Why synthetic fuels are the key for Porsche’s sports car future… and F1 return
Thursday 3rd December, 2020 - 8:41am
Can synthetic fuels save the internal combustion engine? Porsche believes so and has announced a partnership with Siemens Energy for a new long-term project to explore its possibilities.
While still in their infancy, synthetic fuels (or eFuels) offer the possibility of powering petrol and diesel engines with liquid fuel that is carbon neutral. For more information, check out the video below, which explains the process of combining hydrogen and captured carbon to create eFuel.
Porsche, and parent company Volkswagen, are big believers in the potential of eFuels, and have indicated recently that the use of synthetic fuels could be a way for the German performance brand to make its long-awaited return to Formula 1; effectively replacing its Formula E involvement.
Which is why Porsche has partnered with Siemens Energy on a new eFuels facility in Chile, that has the goal of producing 550 million litres of synthetic fuel by 2026. Notably, is when F1 is due to introduce new engine regulations, and there have been suggestions the sport is considering eFuel.
The new facility in Chile, known as the Haru Oni project, will be located in southern Chile where there are good conditions for a wind farm to help produce the hydrogen. Porsche is putting in an initial investment of €20 million to support the initiative. The German government is investing €8 million into the project and there’s also support from other energy firms, AME, ENAP and Enel.
The plan calls to produce 130,000 litres of eFuels by 2022, before increasing to 55 million litres in 2024 before aiming for its ‘26 target.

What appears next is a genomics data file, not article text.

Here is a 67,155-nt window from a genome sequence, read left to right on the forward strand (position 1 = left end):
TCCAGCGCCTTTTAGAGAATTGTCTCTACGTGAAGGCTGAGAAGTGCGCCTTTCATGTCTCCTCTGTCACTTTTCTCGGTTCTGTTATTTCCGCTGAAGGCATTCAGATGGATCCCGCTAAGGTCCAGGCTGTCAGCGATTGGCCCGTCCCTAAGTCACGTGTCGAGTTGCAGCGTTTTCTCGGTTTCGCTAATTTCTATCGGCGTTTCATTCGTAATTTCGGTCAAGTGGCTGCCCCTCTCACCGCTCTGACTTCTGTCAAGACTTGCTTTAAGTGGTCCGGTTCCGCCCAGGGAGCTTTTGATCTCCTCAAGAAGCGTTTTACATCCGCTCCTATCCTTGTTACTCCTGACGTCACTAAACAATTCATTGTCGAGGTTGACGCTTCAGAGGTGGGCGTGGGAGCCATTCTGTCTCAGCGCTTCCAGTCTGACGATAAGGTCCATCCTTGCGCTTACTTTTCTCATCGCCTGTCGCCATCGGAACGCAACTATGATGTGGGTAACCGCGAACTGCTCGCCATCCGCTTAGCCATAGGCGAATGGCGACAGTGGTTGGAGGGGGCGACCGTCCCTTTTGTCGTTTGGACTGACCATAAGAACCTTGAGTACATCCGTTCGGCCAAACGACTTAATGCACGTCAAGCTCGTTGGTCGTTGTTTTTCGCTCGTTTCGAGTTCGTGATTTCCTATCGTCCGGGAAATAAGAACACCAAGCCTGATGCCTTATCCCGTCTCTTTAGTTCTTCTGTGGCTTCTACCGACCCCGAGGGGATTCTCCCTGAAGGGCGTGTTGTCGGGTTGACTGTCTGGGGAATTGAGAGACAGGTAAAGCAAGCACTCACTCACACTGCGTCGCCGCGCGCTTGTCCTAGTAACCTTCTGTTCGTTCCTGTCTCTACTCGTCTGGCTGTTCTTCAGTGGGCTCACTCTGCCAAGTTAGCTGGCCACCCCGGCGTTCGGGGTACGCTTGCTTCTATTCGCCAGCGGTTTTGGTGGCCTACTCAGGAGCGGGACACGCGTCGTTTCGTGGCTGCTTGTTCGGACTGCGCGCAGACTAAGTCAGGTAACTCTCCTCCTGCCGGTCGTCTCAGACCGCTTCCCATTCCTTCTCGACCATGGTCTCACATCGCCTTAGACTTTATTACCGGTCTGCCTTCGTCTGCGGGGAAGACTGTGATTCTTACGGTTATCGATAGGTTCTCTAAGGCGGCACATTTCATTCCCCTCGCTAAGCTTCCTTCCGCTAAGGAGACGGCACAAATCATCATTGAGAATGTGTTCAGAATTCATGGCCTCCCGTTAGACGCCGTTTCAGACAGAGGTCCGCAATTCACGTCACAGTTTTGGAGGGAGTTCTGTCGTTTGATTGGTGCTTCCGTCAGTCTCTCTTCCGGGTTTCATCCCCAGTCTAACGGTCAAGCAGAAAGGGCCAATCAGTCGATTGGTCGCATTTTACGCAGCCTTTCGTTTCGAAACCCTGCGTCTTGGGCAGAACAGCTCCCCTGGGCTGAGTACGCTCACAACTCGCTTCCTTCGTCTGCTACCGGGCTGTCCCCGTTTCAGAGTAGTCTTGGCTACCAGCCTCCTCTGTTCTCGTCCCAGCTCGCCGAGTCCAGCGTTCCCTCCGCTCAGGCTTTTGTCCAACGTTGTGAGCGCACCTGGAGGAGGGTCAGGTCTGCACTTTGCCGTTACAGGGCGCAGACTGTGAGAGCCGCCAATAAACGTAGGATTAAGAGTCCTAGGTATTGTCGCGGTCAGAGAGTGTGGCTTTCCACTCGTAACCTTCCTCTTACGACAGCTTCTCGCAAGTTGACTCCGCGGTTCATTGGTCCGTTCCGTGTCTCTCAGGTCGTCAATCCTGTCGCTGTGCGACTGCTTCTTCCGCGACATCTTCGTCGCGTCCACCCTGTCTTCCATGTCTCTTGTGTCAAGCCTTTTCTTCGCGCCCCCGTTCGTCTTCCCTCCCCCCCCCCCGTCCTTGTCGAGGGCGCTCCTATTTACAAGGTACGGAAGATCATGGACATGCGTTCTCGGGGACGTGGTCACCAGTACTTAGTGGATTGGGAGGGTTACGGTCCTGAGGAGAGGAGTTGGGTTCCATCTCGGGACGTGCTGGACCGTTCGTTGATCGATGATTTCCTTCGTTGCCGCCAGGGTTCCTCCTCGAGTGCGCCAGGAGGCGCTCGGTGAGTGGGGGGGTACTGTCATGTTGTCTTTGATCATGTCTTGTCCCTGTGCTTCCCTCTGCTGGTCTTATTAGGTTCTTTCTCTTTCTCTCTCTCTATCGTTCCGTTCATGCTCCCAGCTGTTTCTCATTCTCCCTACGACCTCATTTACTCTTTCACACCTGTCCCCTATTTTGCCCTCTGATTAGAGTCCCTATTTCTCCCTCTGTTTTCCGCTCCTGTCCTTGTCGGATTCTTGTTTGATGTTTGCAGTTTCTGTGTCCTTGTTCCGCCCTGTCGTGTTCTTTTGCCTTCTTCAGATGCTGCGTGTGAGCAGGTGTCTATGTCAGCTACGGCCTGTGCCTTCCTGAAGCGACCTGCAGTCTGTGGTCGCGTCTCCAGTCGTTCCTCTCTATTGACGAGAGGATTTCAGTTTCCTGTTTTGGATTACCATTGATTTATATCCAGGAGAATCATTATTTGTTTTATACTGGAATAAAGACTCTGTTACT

Porsche will be the primary customer for the fuel that is produced and will use it in its motorsport programs and at the Porsche Experience Centres around the world, and have also said it could “perspectively” be used in “production sports cars”.
Porsche CEO, Oliver Blume, said Porsche remains committed to electric vehicles, with more planned beyond the Taycan and Macan EV, but if eFuels can be produced successfully it opens the door for the brand’s iconic sports cars – the 911 and 718 – to remain powered by internal combustion engines.
“Electromobility is a top priority at Porsche,” Blume explained. “eFuels for cars are a worthwhile complement to that – if they’re produced in parts of the world where a surplus of sustainable energy is available. They are an additional element on the road to decarbonization. Their advantages lie in their ease of application: eFuels can be used in combustion engines and plug-in hybrids, and can make use of the existing network of filling stations. By using them, we can make a further contribution toward protecting the climate. As a maker of high-performance, efficient engines, we have broad technical expertise. We know exactly what fuel characteristics our engines need in order to operate with minimal impact on the climate. Our involvement in the world’s first commercial, integrated eFuels plant supports the development of the alternative fuels of the future.”